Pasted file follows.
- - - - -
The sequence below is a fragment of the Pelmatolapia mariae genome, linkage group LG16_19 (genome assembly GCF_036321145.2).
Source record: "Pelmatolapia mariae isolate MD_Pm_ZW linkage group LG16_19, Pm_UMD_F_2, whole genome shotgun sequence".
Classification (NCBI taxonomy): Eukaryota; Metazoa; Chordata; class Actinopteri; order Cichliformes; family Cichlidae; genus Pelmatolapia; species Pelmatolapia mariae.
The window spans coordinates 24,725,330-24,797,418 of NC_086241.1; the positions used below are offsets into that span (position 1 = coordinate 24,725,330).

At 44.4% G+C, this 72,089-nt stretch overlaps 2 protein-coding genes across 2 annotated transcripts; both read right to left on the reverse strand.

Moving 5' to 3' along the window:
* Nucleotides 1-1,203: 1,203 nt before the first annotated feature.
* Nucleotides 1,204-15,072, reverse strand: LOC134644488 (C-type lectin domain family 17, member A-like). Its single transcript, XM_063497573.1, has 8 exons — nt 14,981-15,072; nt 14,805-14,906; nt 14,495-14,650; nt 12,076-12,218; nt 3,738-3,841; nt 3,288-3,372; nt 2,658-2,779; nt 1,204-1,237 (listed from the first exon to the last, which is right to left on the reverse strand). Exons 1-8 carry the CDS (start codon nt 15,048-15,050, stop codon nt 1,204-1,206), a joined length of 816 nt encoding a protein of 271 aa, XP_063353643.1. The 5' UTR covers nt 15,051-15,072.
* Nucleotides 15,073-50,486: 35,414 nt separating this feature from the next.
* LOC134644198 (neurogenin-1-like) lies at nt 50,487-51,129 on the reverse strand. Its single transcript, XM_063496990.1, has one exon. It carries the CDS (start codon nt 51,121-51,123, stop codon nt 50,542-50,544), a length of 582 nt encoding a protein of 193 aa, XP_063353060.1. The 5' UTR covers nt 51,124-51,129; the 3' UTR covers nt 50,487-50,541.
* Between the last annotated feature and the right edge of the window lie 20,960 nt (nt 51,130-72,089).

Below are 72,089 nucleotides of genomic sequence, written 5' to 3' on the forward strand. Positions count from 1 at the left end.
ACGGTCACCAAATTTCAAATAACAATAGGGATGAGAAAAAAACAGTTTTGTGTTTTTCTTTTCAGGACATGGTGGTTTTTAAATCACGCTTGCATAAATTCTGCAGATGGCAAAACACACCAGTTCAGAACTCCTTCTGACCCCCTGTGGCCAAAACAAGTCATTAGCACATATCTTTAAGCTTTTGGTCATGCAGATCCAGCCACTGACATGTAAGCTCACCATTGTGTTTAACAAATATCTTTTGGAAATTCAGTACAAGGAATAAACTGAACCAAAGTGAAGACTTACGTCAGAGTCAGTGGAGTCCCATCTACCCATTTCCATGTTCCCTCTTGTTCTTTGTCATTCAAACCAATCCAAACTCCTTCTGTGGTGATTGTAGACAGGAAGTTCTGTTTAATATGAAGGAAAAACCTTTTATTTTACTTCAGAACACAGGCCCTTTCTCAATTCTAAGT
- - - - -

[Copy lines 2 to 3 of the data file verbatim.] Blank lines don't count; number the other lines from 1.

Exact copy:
Source record: "Pelmatolapia mariae isolate MD_Pm_ZW linkage group LG16_19, Pm_UMD_F_2, whole genome shotgun sequence".
Classification (NCBI taxonomy): Eukaryota; Metazoa; Chordata; class Actinopteri; order Cichliformes; family Cichlidae; genus Pelmatolapia; species Pelmatolapia mariae.